Dan

Alison Croggon said...

Thanks, Dan, for that beautiful post. Perhaps the imperfection of a glimpse, a brief touch, may - in the most literal, expansive sense - be the most we can hope for.

Geoffrey Williams said...

Wow! Dan's inspirational comment AND a magnificent critique of "All My Sons".

I have learned things. Thank you.

Anonymous said...

Yes, who is this Dan? Please tell us where we may find more.

His moving post reminded me of a short article I recently read by that brilliant and much undervalued playwright, feminist and thinker extraordinaire Helene Cixous - 'Unmasked', in a collection called 'Stigmata: Escaping Texts'. Cixous (whose 'The Perjured City' I will be making with the VCA Drama School graduating company later this year, about which I am incommunicably excited) writes:

"Here I am at the Theatre [her capitals]. It's not by accident. If I were asked: Is there a social space where the disease of misogyny is not at home? What would I say? Wherever I go it's there, in every public place, schools, universities, parliaments, places where the words of democracy whirl about - they are all stricken with the countless symptoms, stiffness, blindness, treachery, uneasiness, hypocrisy, death and rape drives, denial.
Except the theatre. It is there, in what was once a Temple and which doesn't forget it, in the enclosure where the mysteries take place that are called: rehearsals, acting, mise-en-scene, incarnation - it is there that the incidence of misogyny will be the lowest, or else non-existent.
Because no one can set foot on the sacred planks of the stage, in the hopes of approaching the living heart of the mystery, without having first stripped from head to foot down to one's self: for the aim and the mission of these agents (actors as well as director and author) is to increase the odds of the birth of the You:
I shall speak about the actors. They have arrived.
Undecided, detached, undressed, without any rank, unarmed, without any particularity. Joyously prepared for fate. There are no brothers, there are no wars. He might have been born she. She will perhaps be taken for him tonight. They have come to become unknown...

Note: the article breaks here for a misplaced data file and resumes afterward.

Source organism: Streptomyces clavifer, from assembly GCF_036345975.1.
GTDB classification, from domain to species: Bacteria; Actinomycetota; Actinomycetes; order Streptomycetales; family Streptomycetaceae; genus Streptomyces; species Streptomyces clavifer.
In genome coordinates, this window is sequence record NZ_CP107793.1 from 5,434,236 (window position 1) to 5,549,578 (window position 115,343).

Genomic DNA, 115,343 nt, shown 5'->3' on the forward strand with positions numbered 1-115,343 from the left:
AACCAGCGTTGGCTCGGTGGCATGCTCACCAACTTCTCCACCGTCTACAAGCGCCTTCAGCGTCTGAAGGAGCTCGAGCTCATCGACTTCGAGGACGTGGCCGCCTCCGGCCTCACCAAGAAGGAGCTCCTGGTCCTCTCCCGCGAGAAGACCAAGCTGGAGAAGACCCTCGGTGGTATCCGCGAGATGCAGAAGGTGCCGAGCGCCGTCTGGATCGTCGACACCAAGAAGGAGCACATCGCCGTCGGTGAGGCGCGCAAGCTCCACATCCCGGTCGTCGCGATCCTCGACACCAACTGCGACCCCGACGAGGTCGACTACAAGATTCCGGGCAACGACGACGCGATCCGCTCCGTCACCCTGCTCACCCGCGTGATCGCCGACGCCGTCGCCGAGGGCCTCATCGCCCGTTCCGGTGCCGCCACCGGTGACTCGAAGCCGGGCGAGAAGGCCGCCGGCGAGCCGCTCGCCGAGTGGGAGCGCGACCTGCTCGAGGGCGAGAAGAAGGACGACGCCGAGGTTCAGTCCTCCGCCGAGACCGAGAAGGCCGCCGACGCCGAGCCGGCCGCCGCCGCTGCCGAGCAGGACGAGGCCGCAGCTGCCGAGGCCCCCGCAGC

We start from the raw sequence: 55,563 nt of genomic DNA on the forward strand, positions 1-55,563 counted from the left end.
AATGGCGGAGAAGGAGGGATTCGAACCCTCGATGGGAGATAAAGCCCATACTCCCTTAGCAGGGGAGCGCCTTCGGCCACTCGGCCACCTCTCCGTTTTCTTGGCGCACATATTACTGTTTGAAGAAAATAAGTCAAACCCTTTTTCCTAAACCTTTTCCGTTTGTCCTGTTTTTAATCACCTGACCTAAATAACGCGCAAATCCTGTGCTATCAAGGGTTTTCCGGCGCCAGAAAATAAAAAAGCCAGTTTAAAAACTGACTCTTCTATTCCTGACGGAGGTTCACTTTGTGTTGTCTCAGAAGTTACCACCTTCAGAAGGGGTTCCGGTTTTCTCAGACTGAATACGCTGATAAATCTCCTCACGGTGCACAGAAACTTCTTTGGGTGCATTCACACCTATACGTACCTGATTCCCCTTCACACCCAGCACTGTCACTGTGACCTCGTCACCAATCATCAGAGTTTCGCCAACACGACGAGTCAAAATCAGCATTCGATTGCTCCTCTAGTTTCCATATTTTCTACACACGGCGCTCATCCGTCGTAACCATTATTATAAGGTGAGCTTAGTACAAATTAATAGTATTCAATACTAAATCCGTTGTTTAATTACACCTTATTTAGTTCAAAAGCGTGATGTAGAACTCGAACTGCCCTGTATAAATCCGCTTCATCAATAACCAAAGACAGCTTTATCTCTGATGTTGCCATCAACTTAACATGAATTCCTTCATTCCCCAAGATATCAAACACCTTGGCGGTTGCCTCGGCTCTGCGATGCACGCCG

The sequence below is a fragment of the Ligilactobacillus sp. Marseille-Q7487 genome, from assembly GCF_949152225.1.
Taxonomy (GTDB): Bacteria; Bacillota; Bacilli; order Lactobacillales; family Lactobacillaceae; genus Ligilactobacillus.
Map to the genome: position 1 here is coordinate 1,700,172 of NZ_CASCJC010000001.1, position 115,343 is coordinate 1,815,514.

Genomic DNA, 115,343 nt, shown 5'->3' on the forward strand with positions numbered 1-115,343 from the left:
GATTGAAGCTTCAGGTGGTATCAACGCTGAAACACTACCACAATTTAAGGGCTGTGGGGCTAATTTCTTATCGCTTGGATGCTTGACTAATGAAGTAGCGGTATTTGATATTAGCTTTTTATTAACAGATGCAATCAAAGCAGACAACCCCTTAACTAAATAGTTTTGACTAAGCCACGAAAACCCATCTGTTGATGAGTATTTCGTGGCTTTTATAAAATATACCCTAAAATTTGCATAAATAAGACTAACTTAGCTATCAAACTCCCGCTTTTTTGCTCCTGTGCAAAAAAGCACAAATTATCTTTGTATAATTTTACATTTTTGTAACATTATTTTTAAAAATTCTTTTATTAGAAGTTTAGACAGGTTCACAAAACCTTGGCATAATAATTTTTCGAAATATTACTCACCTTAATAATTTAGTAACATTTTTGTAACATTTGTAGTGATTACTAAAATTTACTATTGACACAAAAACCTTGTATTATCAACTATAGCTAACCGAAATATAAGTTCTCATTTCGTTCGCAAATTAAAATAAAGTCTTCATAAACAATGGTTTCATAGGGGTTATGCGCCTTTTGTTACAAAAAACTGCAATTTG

All of us have once wished in a dark recess of childhood to 'be in the Theatre': to die and be reborn Phaedre or a boy. To experience the frightening thrill of being taken over. And the only reason we didn't do it is that we were afraid of passing over into the other and never coming back. But we've remained on the borders of this dangerous and prophetic curiosity. We remember having had the desire to be You, for a whole lifetime.
That's why we go to the Theatre with the emotion of someone getting ready to be transfigured. Who knows who I shall be, a moment from now, in the fertile night?"

I'm not sure if it's at all relevant to the current debate (which I don't quite have time to get my head around at the moment). But it puts things in perspective for me, as an actor, at least. And Dan's words made me think that all such wondrously, incisively true visions of what we do should be heard and shared regardless.

George Hunka said...

Beautiful words from Dan, anonymous, and Cixous. Thank you for posting these.

Alison Croggon said...

Thanks too for the Cixous - to divagate for a moment, I hear that the latest Mnouchkine show is, unlike her other works, unspectacular and intimate. Some people are claiming it's her greatest work, others say she's lost it - myself, it sounds like the kind of thing I'd adore, and dammit, even were I in Paris, it's booked out for months...who knows, maybe it will come to another MIAF? We can only hope.

One thing Cixous's quote raises, and which I have been thinking about in connection with this conversation: it seems to me that people seem to have a lot of problem with the concept of equality. To make equal, to treat with equal respect, from various perspectives becomes instead a claim for superior privilege. (You see this most clearly, or at least I do, in gender arguments - when a woman appears in a board room, suddenly the paranoids claim that women are "taking over").

Alison Croggon said...

Yes, who is this Dan? Please tell us where we may find more.

Unless I'm mistaken, you can find more of Dan here and here.

Anonymous said...

Ah, 'tis Mr Spielman. What a gift that young man is to this country. An inspiration to another young man who wants to have faith that acting can indeed sit alongside writing and thinking and other things. Plus he went to my high school some years before me, so I like to imagine I'm part of some kind of lineage. Dan if you're reading this, Tony and Thorva still speak very fondly of you. Bless 'em.